: Matthew 13:24-43 Reading
Our reading from Matthew is not about the man who goes out to sow seed. This is NOT the story of the seed that fell on the path, on stoney ground, amongst the weeds, or on the good soil.
THAT story was about how the seed was sown. THIS story is about the harvest.
I will not spend time on explaining it – because Jesus, himself, does that. I’ll just say that we believers may grow up in the world – but we are not OF this world – and Jesus will separate us out in His harvest time.
Our reading from the Hebrew Bible really caught my attention this week.
The story of Jacob’s ladder is probably among the first Bible stories most of us learned. And of course the important part of the whole story is the revelation of God to Jacob and the transfer of the promise from Abraham to Jacob. The promise to bless all families of the earth through his offspring.
This time, though, here is the part that stood out to me as I read this scripture, “"Surely the Lord is in this place--and I did not know it!" And "How awesome is this place!”
It made me wonder – how many times have we been in one of God’s special places – and not known it?
This place was so special to Jacob that he built an altar to God on this holy ground and named it
. That is Beth-El, two words with a hyphen. It means House of God Bethel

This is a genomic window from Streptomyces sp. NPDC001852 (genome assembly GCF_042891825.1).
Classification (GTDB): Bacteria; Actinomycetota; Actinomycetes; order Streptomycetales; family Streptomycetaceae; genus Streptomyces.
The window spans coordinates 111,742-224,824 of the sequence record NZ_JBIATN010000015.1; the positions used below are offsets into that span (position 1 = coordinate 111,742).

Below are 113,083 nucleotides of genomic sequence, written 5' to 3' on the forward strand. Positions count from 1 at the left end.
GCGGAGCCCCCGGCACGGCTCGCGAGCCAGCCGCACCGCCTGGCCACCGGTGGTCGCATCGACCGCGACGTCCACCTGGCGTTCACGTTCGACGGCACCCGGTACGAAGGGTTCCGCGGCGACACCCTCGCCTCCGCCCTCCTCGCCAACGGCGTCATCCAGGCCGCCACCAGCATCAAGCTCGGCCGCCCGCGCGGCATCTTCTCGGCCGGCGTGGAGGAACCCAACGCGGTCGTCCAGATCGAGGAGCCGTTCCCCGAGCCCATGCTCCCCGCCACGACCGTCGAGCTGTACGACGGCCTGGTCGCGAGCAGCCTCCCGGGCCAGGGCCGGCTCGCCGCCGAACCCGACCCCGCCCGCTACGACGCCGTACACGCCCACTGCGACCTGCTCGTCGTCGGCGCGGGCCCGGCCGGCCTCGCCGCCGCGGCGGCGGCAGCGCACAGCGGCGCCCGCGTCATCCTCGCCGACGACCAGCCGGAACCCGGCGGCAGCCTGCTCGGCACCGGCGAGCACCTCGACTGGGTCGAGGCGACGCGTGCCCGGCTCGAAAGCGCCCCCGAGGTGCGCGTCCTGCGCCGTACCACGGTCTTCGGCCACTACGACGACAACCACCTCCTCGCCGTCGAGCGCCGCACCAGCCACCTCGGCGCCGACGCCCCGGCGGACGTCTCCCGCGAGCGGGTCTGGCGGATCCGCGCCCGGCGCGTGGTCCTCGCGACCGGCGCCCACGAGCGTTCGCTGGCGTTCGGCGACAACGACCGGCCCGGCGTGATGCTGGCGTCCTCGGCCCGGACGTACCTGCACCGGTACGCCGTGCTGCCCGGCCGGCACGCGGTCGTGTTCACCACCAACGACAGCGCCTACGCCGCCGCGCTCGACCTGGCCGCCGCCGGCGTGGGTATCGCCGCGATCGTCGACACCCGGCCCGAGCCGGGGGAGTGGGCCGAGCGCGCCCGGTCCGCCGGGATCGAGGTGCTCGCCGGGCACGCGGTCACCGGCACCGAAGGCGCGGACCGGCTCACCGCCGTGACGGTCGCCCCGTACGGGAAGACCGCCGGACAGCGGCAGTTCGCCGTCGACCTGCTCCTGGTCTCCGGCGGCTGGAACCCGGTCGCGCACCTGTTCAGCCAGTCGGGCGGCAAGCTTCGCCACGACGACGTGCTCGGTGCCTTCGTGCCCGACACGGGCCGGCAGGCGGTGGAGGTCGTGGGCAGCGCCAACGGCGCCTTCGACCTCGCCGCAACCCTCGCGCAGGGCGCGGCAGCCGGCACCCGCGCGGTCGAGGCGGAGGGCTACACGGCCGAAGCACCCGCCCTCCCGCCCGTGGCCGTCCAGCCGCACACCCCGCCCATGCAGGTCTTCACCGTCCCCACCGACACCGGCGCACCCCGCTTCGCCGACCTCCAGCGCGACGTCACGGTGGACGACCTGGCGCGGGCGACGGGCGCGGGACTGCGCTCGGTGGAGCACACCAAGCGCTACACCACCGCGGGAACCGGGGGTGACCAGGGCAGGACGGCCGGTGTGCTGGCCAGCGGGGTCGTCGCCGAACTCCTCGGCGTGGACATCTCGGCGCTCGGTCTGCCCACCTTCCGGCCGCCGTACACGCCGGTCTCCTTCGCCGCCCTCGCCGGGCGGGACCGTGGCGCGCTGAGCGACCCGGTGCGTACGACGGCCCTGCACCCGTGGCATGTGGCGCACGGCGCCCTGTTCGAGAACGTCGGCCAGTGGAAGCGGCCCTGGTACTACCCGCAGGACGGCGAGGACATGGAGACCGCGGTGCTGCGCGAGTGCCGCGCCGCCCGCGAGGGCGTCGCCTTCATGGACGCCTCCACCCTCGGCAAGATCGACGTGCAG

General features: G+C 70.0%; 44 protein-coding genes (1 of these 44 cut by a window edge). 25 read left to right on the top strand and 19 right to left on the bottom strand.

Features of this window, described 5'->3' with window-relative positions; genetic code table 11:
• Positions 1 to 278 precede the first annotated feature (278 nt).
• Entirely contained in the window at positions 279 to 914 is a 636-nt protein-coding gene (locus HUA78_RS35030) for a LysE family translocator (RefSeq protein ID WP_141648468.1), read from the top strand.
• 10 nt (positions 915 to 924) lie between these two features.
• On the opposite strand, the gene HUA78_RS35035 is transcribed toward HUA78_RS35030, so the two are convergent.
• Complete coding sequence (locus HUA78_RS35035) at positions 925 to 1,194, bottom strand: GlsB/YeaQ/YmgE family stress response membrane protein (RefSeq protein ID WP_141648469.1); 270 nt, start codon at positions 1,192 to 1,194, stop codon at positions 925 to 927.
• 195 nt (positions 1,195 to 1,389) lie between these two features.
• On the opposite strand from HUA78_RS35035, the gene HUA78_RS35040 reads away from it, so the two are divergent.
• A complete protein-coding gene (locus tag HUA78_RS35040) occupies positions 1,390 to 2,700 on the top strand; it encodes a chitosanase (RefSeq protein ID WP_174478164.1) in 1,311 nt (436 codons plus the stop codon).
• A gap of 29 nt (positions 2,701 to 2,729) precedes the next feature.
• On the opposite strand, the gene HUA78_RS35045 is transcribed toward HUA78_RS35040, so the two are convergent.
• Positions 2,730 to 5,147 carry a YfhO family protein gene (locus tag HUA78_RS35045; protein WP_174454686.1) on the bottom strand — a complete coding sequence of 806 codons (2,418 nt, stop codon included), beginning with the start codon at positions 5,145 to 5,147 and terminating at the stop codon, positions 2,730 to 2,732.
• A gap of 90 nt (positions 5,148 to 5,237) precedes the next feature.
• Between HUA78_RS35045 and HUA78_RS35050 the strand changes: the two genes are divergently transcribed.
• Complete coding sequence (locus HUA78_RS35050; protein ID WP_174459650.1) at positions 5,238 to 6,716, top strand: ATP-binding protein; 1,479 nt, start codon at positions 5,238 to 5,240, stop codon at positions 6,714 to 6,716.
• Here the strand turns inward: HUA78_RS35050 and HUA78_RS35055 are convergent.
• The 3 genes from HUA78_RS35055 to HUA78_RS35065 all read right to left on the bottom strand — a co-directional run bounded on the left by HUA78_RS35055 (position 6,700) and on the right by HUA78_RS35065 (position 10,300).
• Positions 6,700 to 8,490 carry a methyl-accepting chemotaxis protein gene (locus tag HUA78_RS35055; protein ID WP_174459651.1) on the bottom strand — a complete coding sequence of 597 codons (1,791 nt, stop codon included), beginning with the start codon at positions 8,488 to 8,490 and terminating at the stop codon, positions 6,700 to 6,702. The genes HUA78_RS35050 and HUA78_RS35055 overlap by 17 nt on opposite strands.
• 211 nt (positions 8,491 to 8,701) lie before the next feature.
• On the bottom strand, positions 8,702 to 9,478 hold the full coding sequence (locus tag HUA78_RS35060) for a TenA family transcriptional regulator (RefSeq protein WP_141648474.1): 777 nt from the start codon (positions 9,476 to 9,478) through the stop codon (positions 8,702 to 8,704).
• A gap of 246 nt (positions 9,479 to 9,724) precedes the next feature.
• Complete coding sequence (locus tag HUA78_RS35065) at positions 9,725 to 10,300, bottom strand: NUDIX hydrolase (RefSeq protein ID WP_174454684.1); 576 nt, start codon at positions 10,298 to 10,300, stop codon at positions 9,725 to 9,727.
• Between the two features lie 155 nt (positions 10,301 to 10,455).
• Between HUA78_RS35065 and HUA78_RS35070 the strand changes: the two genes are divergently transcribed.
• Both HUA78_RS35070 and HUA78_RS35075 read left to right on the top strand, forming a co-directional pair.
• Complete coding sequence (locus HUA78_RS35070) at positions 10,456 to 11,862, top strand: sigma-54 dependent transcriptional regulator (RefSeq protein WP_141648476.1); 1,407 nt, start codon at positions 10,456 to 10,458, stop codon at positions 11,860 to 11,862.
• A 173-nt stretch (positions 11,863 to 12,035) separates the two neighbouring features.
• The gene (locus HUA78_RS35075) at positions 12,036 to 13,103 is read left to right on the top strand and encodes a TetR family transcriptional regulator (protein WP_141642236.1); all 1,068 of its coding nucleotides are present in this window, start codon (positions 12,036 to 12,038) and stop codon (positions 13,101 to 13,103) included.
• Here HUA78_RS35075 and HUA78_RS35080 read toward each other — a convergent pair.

We need to understand the “why” and the “what” of and altar.
Here is the WHY: The Old Testament altar is used as a physical representation of God. So that, what was placed on the altar, was symbolically given to God.
We most often think of the blood sacrifices – offering goats, sheep, cattle, and birds to be killed and burned on the altar.
However, there were also sacrifices of grain, fruits and vegetables, as well as offerings of wine and oil such as Jacob used on his altar.
Our modern altars are much more symbolic (and a lot less messy) We are to be the living sacrifice that is given at the modern altar.
Now the “WHAT”.
The types of ancient Hebrew altars are divided into two main types of altars. The Layman’s and the Priestly.
The Priestly altar was what you would have found in the Tabernacle in the desert and later in the
Temple in . It was an ornately decorated altar used by the priests to perform their rituals. Jerusalem
The Layman’s altar was vastly different.
Anyone could erect a layman’s altar. They were used for a specific one-time purpose. Such as Jacob’s revelation of the ladder between earth and heaven.
The practice was common for a long time before it became codified into the Mosaic Law as found in Exodus 20:24&25.